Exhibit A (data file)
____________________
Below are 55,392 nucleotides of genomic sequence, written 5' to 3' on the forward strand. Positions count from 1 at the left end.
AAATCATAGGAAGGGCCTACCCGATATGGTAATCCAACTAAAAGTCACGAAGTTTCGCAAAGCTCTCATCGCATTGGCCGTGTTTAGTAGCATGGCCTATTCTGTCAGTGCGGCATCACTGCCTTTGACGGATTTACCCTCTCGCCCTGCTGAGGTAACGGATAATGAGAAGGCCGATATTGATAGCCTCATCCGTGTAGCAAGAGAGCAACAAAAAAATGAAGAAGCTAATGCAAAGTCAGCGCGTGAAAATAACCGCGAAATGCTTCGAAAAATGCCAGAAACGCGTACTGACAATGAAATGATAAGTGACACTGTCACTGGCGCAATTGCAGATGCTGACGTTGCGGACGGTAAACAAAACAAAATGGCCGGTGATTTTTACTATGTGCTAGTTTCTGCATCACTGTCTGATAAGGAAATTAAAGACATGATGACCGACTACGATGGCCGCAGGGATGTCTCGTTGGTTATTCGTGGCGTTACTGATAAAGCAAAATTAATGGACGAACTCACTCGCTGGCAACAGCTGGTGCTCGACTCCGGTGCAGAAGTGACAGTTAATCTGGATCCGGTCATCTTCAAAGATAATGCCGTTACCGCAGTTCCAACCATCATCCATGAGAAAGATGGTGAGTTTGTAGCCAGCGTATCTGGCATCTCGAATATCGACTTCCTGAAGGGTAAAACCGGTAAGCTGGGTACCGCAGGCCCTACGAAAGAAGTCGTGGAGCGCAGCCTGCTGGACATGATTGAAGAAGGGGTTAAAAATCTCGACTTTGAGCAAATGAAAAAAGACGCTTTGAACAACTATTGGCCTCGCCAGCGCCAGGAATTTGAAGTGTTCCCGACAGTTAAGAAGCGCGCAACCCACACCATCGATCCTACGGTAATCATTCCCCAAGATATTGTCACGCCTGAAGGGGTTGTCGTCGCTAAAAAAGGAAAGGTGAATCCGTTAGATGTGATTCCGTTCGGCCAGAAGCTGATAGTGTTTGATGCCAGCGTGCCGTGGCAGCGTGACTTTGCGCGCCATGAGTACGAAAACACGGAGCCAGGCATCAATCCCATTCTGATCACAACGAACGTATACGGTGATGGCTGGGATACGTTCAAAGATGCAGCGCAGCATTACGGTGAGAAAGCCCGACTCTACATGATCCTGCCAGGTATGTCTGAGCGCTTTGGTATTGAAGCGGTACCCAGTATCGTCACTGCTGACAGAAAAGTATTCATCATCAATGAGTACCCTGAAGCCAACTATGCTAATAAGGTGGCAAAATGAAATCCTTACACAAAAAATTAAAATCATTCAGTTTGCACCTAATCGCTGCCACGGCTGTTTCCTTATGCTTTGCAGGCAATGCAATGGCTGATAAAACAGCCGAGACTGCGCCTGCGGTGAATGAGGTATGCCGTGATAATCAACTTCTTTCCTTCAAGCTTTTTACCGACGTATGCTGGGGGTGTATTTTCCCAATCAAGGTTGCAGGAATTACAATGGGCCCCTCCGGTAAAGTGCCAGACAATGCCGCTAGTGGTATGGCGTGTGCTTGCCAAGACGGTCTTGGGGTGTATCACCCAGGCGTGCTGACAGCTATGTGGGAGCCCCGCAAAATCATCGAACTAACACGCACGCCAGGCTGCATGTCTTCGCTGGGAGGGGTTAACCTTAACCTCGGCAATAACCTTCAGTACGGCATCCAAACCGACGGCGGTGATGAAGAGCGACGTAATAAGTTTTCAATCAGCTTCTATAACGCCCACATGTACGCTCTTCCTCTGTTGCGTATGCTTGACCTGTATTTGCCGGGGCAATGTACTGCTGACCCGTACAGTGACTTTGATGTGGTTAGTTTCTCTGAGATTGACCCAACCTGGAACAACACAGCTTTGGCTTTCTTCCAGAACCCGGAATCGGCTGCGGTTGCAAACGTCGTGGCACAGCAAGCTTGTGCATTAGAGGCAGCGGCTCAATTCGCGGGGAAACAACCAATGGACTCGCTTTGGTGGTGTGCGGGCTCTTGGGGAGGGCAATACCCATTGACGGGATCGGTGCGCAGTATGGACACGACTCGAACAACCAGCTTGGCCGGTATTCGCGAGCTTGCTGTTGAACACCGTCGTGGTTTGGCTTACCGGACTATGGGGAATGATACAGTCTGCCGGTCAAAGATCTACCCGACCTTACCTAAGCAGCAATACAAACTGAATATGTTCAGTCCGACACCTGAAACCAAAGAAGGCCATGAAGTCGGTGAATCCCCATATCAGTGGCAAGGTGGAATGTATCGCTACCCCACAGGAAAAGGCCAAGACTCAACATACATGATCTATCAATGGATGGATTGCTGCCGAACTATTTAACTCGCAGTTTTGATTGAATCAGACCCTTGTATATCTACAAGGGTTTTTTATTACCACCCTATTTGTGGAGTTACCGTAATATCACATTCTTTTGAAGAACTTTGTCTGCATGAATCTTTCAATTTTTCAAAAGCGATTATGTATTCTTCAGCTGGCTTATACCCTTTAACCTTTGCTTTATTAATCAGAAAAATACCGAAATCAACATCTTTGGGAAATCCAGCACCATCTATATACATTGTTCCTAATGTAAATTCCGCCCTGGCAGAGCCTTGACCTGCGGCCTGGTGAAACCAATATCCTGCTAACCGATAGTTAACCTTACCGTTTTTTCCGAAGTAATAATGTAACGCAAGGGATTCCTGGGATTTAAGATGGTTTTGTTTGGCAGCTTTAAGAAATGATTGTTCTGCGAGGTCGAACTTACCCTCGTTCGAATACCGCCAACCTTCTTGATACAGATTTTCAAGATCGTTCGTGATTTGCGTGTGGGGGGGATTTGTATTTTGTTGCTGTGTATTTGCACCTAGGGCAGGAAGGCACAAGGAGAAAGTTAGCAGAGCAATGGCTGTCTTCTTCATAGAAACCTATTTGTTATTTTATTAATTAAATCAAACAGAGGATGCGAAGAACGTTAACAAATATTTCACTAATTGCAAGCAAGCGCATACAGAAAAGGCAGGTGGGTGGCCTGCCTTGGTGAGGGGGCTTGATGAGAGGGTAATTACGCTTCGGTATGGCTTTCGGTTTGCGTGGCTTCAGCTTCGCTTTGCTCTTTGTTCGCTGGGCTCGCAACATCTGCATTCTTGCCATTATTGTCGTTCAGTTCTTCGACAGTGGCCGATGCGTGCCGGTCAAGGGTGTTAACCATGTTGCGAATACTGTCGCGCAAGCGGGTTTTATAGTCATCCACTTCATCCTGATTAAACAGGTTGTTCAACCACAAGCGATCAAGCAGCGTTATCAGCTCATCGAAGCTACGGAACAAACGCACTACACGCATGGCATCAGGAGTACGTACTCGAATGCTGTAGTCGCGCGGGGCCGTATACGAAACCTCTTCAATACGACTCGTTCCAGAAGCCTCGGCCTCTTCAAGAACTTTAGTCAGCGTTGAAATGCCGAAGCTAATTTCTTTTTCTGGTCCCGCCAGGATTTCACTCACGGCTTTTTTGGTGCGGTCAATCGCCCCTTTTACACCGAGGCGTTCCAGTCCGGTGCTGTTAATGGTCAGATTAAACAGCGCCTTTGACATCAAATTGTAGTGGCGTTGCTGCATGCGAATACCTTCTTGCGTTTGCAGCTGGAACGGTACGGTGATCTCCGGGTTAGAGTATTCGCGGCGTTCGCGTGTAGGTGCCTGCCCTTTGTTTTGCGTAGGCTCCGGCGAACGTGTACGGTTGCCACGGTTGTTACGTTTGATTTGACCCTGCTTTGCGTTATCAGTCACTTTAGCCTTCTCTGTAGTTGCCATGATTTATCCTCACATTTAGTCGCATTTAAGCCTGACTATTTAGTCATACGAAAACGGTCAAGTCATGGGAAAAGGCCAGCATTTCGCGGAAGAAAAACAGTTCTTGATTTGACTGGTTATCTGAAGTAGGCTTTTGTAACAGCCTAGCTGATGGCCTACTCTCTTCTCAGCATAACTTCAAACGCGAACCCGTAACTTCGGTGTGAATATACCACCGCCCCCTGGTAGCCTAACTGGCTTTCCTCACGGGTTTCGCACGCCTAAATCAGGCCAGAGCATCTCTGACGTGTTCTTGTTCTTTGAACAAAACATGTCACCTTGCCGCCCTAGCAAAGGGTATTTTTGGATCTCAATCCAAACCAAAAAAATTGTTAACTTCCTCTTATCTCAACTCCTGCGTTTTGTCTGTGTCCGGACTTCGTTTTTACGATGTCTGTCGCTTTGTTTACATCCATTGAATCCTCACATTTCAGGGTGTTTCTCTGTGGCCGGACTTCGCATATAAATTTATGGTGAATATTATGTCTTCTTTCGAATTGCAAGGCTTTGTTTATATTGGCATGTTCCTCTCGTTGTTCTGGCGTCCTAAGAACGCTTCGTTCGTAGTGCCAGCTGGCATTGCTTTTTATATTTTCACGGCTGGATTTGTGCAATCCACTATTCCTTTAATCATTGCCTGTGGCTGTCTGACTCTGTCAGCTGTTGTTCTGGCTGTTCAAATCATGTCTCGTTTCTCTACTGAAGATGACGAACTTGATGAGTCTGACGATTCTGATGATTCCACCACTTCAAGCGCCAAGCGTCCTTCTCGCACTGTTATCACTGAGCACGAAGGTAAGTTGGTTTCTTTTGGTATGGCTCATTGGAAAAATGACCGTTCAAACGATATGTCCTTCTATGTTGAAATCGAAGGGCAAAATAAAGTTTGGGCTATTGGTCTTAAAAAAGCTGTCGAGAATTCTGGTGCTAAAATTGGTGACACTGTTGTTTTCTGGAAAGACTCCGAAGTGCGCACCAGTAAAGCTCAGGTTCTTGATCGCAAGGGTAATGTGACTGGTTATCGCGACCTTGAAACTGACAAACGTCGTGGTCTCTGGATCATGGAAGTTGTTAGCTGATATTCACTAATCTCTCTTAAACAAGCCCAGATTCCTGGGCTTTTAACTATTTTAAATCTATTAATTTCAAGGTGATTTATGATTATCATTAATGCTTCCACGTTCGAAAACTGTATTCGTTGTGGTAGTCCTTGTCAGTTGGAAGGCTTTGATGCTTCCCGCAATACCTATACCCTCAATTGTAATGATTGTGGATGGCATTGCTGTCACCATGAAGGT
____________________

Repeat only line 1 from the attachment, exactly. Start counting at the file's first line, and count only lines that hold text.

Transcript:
Below are 55,392 nucleotides of genomic sequence, written 5' to 3' on the forward strand. Positions count from 1 at the left end.